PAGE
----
James said her favorite part of the Women’s Pain Management Program thus far is the class she’s taking on Living Well with Chronic Conditions.

“They teach you to set a goal and work toward that goal every day,” she explained.  “For example, I was having trouble controlling my blood sugar.  I work three, 12-hour night shifts, so some days I would just come home and go to sleep because I was so tired. I wouldn’t eat.  Or worse, I would eat junk and then go to sleep.  I was a bad eater. I love cookies and I love Twinkies. So my blood sugars were up and down and all over the place….

“But the class helped me focus on what I needed to do:  take five minutes, test my blood sugar and eat something that’s good for me before I go to sleep.”

“It makes you feel powerful, knowing what exacerbates your pain and knowing how to control it.”

James said she also learned how important it is to slow down a bit.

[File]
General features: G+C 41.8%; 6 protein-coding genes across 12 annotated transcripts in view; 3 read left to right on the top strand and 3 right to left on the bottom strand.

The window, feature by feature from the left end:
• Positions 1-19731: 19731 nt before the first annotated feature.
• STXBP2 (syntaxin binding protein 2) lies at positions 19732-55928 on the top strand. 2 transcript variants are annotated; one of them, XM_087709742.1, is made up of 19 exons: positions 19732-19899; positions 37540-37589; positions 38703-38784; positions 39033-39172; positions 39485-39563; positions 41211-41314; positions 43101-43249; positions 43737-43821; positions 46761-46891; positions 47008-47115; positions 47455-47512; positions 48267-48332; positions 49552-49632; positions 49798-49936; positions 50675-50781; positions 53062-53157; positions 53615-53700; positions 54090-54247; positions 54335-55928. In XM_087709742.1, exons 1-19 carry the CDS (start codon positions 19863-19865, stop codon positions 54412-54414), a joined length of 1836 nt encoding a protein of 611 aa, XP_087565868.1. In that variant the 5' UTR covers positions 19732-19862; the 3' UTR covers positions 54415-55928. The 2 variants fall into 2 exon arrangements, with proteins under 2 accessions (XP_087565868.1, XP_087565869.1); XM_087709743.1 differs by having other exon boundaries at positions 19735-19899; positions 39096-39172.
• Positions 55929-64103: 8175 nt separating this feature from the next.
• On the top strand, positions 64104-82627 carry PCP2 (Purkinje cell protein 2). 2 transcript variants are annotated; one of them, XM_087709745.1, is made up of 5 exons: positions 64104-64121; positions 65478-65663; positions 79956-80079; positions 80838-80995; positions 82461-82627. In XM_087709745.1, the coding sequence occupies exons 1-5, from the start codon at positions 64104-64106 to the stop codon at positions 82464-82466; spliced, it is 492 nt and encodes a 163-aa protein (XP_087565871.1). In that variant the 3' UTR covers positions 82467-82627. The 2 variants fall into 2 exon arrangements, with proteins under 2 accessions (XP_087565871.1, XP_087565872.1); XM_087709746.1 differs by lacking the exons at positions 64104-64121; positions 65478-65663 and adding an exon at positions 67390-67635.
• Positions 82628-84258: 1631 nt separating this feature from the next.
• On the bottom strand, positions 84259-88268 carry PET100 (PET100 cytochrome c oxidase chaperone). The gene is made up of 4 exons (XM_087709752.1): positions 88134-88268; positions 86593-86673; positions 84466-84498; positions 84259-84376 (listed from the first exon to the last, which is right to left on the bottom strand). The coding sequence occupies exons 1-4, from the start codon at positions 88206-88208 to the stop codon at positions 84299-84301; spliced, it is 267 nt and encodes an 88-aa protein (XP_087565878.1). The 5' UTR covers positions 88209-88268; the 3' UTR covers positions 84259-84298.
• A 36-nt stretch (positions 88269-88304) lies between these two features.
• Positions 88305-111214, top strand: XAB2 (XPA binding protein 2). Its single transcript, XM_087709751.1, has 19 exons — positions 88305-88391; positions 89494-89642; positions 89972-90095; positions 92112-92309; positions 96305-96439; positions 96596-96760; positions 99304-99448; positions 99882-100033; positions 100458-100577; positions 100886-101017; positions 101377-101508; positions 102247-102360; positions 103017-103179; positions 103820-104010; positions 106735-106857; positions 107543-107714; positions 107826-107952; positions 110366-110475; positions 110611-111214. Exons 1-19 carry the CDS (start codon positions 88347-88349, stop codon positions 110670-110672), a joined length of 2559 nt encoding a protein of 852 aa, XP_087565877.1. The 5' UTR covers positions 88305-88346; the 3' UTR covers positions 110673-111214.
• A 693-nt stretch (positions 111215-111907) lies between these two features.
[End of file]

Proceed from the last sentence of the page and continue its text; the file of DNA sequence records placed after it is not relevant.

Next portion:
“I was in a bad cycle,” she admitted.  “I’d feel pressure to get all these things done while I was awake.  So then I’d overdo it and feel even worse the next day.  Now I’ve learned that it’s okay if everything doesn’t get done.  The world will go on.  Those are my words of wisdom now…. the world will go on.”

Not a Believer

“I thought their chronic pain program was a bunch of crap,” said 37-year-old Miranda McClurg, a Marine Corps Veteran.  “I didn’t want to do it.  I wasn’t a believer. But once I got into the program I realized they weren’t trying to take my pain meds away.  They just want to make sure I’m taking them safely.”